Slim pickings at apple orchards this year
FRANKLIN - Awe's Apple Orchard has been open for 40 years, but for the first time in their tasty history, you won't be able to stroll through the rows of trees in search of the perfect apple.
Paul Awe owns Awe's Apple Orchard with her husband Don and tells TODAY'S TMJ4's Jesse Ritka the weather has not been kind to their apple trees, "We probably lost about 75% of our crop."
Orchards all over southeast Wisconsin have the same problem right now, if you call most of the apple farms in the area you will get a voicemail similar to Niemann Orchards' "We do not have pick your own due to the very, very small apple crop this year."
Schofield's Orchard in Lake Geneva only picked 16 bushels of McIntosh apples this year, on a normal year they will normally harvest 120 bushels. Ela Orchard in Rochester even closed their apple barn this year because the apple crop was so small.
"It gets you emotionally, it does, because first of all you don't want to disappoint people and of course it is also our living so that makes a little bit less money flowing in too," says Awe.
The Franklin Orchard actually fenced off the apple trees to the public, because every single apple on their property it too valuable to them, "It's too tempting to come into the orchard and pick the apples. Every apple is like gold to us," Awe explains.
The apple trees bloomed early this year because of the warm winter and record setting March. But a frost in April killed almost all of Wisconsin's apple crop. The Awe's are thankful for a small pond on their property that helped keep the overnight temperatures warm enough to save 25% of their crop.
But Awe says the drought in June and July didn't help, "You couldn't really tell until July how the apples were developing and then if you didn't water, the branches would be so dry the apples would start falling off so that part saved the orchard because we did water a lot."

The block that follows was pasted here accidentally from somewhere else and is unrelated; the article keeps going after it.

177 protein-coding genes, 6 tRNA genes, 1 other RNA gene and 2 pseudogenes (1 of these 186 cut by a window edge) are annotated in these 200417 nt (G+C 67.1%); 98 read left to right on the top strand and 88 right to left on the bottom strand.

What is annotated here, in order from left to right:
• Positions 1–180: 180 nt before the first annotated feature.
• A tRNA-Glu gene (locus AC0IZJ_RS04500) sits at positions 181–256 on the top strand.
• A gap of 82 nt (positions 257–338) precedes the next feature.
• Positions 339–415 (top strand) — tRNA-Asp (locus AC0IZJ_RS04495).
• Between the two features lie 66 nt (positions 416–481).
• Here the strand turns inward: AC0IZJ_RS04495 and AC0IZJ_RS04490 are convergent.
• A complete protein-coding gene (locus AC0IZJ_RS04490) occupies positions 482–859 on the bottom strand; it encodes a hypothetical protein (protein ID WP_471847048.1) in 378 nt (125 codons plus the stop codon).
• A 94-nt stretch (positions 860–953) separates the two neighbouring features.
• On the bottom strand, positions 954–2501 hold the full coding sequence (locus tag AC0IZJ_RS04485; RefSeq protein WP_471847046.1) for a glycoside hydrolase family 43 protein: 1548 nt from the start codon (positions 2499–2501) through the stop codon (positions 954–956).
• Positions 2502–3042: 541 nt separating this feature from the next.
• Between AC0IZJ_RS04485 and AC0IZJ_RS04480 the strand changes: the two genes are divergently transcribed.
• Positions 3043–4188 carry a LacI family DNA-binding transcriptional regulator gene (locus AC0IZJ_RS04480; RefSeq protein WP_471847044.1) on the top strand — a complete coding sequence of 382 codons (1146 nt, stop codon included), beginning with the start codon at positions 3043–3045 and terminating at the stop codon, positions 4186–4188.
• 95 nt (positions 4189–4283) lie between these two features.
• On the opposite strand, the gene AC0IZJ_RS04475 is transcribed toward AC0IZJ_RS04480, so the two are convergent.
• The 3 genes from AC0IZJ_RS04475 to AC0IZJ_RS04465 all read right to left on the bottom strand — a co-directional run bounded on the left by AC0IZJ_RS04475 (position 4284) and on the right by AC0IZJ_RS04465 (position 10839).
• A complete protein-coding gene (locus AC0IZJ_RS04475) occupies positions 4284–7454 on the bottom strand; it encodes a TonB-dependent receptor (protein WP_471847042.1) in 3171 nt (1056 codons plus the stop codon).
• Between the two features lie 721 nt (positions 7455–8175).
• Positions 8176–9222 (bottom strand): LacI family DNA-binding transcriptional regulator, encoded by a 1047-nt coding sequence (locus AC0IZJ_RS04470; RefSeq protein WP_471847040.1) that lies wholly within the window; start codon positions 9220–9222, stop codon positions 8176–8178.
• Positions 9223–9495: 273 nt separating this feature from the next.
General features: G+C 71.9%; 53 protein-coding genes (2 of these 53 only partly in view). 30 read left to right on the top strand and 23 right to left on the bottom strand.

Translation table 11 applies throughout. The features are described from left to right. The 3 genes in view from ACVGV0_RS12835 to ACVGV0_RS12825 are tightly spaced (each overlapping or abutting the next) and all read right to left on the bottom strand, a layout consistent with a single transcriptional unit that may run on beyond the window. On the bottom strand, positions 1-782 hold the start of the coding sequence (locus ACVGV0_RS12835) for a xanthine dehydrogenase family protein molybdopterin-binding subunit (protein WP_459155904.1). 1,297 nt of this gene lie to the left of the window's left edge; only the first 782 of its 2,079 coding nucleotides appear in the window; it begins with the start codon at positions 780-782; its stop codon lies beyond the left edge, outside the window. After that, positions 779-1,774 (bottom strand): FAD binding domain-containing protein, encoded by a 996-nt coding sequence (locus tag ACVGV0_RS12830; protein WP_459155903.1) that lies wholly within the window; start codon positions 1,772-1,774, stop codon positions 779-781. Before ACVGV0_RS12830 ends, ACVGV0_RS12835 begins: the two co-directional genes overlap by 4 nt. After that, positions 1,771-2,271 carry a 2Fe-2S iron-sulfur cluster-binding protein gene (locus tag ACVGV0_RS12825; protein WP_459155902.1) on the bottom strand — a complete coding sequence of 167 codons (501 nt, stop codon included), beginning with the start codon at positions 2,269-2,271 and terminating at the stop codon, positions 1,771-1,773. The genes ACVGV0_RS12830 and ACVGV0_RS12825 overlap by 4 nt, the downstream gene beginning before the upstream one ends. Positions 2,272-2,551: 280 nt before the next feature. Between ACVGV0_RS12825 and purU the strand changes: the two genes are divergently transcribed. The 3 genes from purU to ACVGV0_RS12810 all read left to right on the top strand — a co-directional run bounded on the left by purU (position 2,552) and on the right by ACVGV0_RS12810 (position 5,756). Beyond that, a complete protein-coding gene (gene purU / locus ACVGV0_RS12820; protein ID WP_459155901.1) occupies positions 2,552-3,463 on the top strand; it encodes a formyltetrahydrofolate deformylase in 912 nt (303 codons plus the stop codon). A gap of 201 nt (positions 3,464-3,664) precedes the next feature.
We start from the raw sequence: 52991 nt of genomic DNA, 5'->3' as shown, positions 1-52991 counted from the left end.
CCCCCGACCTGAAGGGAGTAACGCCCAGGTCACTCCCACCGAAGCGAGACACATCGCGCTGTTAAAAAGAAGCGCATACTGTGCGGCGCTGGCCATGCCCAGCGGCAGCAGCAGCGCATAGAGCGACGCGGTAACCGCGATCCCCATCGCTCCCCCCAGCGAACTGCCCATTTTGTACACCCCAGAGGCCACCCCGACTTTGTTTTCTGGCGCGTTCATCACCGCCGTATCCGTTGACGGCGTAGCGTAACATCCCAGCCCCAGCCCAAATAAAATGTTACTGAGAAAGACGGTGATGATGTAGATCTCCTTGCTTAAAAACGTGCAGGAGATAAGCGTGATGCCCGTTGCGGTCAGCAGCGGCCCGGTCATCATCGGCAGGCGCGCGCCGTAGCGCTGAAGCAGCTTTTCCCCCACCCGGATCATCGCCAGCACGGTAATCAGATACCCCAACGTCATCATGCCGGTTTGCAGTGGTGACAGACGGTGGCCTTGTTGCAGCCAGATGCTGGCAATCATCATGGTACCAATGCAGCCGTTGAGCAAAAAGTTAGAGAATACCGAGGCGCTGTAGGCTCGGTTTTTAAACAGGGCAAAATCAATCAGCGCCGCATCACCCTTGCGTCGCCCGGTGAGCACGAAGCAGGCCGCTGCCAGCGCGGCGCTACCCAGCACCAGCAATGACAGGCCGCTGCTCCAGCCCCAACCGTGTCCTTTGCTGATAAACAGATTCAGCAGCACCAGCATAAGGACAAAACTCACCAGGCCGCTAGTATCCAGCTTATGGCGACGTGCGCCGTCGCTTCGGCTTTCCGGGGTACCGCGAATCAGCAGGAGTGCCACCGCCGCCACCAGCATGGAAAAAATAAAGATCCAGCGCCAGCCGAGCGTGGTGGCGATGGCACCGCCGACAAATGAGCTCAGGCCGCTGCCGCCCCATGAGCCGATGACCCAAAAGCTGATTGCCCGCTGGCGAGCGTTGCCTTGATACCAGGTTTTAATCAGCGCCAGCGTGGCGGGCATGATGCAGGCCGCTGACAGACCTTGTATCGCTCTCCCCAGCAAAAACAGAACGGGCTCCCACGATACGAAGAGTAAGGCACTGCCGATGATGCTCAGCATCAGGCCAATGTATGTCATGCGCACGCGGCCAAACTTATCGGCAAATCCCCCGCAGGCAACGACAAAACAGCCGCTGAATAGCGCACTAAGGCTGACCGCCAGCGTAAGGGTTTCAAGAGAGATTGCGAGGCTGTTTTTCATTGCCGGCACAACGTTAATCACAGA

Since there is slim pickings in the orchards this year, Parkway Elementary had to cancel their annual field trip out to the Awe Orchard.
Annie Tautges usually takes her junior kindergartners there to kick off the school year, "I felt really bad for the farmers as well as the children, it's a great trip, an authentic way to learn about, apples, life on the farm as well as harvest time, so it will be a loss but we do look forward to going back next year."
Just knowing that their customers will come back next year helps keep Paula positive, "Most people understand that its weather related and we have no control over that and we're really happy that we do have the crop that we have."
Many apple farms are still selling pre-picked apples, there just aren't as many to choose from.
Apple Holler in Sturtevant is allowing limited apple picking this year, but say some varieties didn't make it. The Apple Barn Orchard and Winery in Elkhorn is hoping to allow picking the week of Apple Fest, but that would be the only time they would allow it this year.